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The Afghanistan delegation parades during the 2008 Beijing Paralympic Games opening ceremony. Photo: Peter Parks/AFP via Getty Images

Afghanistan's Paralympic team won't compete in the Tokyo Paralympics following the country's fall to the Taliban and the closure of all commercial flights at the Kabul airport, NPR reports.

Why it matters: Zakia Khudadadi would have been the first woman to represent Afghanistan at a Paralympic Games, which begin Aug. 24, per Reuters.

  • Afghanistan was banned at the 2000 Paralympic games due to the Taliban's treatment of women.

The big picture: At least seven people were killed Monday during chaotic scenes at Kabul's airport and on roads, as thousands of Afghans attempted to flee.

  • "Due to the serious ongoing situation in the country, all airports are closed and there is no way for them to travel to Tokyo," the International Paralympic Committee's press office told NPR. "We hope the team and officials remain safe and well during this difficult time."

Go deeper: Axios' full Afghanistan coverage

Go deeper

Sep 19, 2021 - World

Taliban forces Kabul's female city employees out of their jobs

Afghan female activists gather in Kabul to protest against Taliban restrictions on Sept. 19. Photo: Haroon Sabawoon/Anadolu Agency via Getty Images

New restrictions issued by the Taliban on Sunday will force the majority of Kabul's female municipal workers out of their jobs, the Associated Press reported.

Why it matters: Despite the Taliban's efforts to cast a more tempered image this time around, vowing to respect women's rights within Islamic "frameworks," the restrictions are the latest sign the group is returning to the oppressive tactics it used when last in power, from 1996 to 2001.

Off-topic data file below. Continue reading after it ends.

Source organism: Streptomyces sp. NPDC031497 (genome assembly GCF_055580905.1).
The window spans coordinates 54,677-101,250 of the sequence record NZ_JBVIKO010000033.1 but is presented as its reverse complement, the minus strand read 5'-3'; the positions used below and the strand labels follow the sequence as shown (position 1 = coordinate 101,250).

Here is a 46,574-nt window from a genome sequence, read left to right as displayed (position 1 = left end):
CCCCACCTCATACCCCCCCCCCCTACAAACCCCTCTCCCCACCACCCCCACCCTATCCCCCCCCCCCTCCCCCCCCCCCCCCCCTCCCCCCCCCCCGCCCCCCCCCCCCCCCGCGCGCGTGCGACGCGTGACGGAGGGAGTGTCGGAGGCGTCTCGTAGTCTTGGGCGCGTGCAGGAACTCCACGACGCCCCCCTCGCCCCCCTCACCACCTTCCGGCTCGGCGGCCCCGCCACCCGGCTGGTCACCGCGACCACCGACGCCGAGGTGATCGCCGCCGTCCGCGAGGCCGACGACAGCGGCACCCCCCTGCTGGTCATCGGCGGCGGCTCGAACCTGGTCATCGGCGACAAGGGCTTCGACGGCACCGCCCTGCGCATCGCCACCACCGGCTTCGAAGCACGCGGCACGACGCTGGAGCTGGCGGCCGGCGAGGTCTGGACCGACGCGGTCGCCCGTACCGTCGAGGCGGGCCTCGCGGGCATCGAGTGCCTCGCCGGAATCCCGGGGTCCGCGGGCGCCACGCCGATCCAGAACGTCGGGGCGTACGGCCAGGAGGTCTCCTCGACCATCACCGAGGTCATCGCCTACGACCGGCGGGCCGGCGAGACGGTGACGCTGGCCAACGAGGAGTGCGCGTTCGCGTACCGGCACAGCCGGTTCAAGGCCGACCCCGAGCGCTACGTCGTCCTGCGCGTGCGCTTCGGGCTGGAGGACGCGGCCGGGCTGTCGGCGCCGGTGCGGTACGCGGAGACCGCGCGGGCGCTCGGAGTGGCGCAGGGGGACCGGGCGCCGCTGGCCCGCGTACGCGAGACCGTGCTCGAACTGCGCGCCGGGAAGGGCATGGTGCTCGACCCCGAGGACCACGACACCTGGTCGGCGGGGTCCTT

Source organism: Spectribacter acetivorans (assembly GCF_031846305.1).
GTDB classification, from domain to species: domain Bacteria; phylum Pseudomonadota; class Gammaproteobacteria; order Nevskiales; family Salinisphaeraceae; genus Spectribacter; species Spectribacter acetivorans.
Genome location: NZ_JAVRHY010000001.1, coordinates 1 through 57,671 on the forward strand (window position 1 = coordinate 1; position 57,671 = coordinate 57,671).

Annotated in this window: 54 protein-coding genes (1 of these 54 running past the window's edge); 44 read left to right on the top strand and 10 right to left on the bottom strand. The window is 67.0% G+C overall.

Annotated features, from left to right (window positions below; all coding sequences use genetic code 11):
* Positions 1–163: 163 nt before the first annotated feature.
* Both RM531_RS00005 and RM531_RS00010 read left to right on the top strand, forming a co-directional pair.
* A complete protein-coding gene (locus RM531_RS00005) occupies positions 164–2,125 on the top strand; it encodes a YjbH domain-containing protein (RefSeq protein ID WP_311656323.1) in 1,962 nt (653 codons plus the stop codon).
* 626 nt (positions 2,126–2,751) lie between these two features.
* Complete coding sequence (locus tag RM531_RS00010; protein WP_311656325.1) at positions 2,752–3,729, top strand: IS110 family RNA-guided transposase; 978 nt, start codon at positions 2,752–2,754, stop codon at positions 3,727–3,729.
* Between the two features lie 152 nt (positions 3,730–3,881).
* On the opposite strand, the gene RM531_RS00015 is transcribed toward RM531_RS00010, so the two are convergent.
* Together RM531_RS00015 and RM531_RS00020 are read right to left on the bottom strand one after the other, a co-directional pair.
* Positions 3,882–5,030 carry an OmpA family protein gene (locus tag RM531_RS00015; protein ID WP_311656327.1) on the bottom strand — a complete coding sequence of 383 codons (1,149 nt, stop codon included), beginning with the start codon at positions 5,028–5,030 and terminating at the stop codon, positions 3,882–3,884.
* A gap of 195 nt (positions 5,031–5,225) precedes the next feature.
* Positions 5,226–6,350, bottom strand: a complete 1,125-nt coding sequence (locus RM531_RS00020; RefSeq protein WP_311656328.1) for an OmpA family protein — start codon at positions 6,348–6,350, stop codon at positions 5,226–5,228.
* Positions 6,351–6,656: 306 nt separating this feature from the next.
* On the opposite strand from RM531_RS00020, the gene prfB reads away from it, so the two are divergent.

Sep 19, 2021 - World

U.S. drone strike victims' families in Afghanistan seek compensation

A relative of Ezmarai Ahmadi, who was killed by a U.S. drone strike, looks at the wreckage of a vehicle Saturday that was damaged in last month's strike in the Kwaja Burga neighbourhood of Kabul. Photo: Hoshang Hashimi AFP via Getty Images

Relatives of 10 Afghans killed by a U.S. drone strike in Kabul last month said Saturday they want to see punishment and compensation over the deaths.

Driving the news: The relatives said it's "good news" that the U.S. had "officially admitted" that "they had attacked innocents" in the Aug. 29 strike that killed Zamarai Ahmadi, an aid worker with a U.S.-based group, and nine family members, but they still need "justice," per AFP.

Sep 18, 2021 - World

Taliban exclude Afghan teen girls from attending school

Afghan female students attend a class in Herat on Aug. 22, 2020. Photo: Hoshang Hashimi/AFP via Getty Images.

The Taliban reopened Afghan secondary schools on Saturday for only boys, effectively banning teen girls from receiving a formal education, the Wall Street Journal reports.

Why it matters: The move raises new fears that the Taliban will break public promises and impose severe restrictions on women's rights similar to those implemented in the 1990s.

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